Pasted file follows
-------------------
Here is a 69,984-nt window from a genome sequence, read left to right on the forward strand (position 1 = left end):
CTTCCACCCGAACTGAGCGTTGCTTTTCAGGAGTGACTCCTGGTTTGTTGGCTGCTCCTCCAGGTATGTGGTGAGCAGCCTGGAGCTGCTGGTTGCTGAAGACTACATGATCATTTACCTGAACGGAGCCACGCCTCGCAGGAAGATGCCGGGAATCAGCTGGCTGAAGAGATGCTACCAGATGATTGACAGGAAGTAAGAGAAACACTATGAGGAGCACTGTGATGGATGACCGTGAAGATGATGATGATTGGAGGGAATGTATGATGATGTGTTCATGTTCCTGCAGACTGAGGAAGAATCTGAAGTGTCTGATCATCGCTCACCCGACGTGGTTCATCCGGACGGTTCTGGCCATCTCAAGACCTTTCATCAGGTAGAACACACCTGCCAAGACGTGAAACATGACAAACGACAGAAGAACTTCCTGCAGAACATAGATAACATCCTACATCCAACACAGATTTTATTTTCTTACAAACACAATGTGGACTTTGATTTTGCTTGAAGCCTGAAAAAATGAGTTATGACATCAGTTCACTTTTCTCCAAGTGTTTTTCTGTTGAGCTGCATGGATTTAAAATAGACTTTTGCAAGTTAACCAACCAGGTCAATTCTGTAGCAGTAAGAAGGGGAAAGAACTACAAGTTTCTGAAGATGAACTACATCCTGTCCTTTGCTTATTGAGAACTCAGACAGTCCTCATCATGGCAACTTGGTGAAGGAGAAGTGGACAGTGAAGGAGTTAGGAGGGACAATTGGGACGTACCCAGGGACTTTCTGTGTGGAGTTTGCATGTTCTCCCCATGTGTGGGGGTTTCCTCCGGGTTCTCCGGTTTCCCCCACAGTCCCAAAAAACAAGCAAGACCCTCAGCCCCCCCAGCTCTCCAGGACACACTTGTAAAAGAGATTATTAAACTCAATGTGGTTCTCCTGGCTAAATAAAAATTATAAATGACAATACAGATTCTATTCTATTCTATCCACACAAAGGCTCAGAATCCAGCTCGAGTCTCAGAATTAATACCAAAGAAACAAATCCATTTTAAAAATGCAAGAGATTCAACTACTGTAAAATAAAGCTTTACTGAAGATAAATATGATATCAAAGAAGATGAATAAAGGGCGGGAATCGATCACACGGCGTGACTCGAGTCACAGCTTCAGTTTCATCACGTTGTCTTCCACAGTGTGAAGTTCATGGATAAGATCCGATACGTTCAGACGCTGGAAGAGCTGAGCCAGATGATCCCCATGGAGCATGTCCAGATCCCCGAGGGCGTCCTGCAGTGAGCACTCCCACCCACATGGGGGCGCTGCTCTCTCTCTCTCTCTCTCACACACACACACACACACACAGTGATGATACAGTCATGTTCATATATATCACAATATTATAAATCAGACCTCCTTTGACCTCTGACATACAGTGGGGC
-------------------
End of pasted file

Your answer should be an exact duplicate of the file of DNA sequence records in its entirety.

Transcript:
Here is a 69,984-nt window from a genome sequence, read left to right on the forward strand (position 1 = left end):
CTTCCACCCGAACTGAGCGTTGCTTTTCAGGAGTGACTCCTGGTTTGTTGGCTGCTCCTCCAGGTATGTGGTGAGCAGCCTGGAGCTGCTGGTTGCTGAAGACTACATGATCATTTACCTGAACGGAGCCACGCCTCGCAGGAAGATGCCGGGAATCAGCTGGCTGAAGAGATGCTACCAGATGATTGACAGGAAGTAAGAGAAACACTATGAGGAGCACTGTGATGGATGACCGTGAAGATGATGATGATTGGAGGGAATGTATGATGATGTGTTCATGTTCCTGCAGACTGAGGAAGAATCTGAAGTGTCTGATCATCGCTCACCCGACGTGGTTCATCCGGACGGTTCTGGCCATCTCAAGACCTTTCATCAGGTAGAACACACCTGCCAAGACGTGAAACATGACAAACGACAGAAGAACTTCCTGCAGAACATAGATAACATCCTACATCCAACACAGATTTTATTTTCTTACAAACACAATGTGGACTTTGATTTTGCTTGAAGCCTGAAAAAATGAGTTATGACATCAGTTCACTTTTCTCCAAGTGTTTTTCTGTTGAGCTGCATGGATTTAAAATAGACTTTTGCAAGTTAACCAACCAGGTCAATTCTGTAGCAGTAAGAAGGGGAAAGAACTACAAGTTTCTGAAGATGAACTACATCCTGTCCTTTGCTTATTGAGAACTCAGACAGTCCTCATCATGGCAACTTGGTGAAGGAGAAGTGGACAGTGAAGGAGTTAGGAGGGACAATTGGGACGTACCCAGGGACTTTCTGTGTGGAGTTTGCATGTTCTCCCCATGTGTGGGGGTTTCCTCCGGGTTCTCCGGTTTCCCCCACAGTCCCAAAAAACAAGCAAGACCCTCAGCCCCCCCAGCTCTCCAGGACACACTTGTAAAAGAGATTATTAAACTCAATGTGGTTCTCCTGGCTAAATAAAAATTATAAATGACAATACAGATTCTATTCTATTCTATCCACACAAAGGCTCAGAATCCAGCTCGAGTCTCAGAATTAATACCAAAGAAACAAATCCATTTTAAAAATGCAAGAGATTCAACTACTGTAAAATAAAGCTTTACTGAAGATAAATATGATATCAAAGAAGATGAATAAAGGGCGGGAATCGATCACACGGCGTGACTCGAGTCACAGCTTCAGTTTCATCACGTTGTCTTCCACAGTGTGAAGTTCATGGATAAGATCCGATACGTTCAGACGCTGGAAGAGCTGAGCCAGATGATCCCCATGGAGCATGTCCAGATCCCCGAGGGCGTCCTGCAGTGAGCACTCCCACCCACATGGGGGCGCTGCTCTCTCTCTCTCTCTCTCACACACACACACACACACACAGTGATGATACAGTCATGTTCATATATATCACAATATTATAAATCAGACCTCCTTTGACCTCTGACATACAGTGGGGC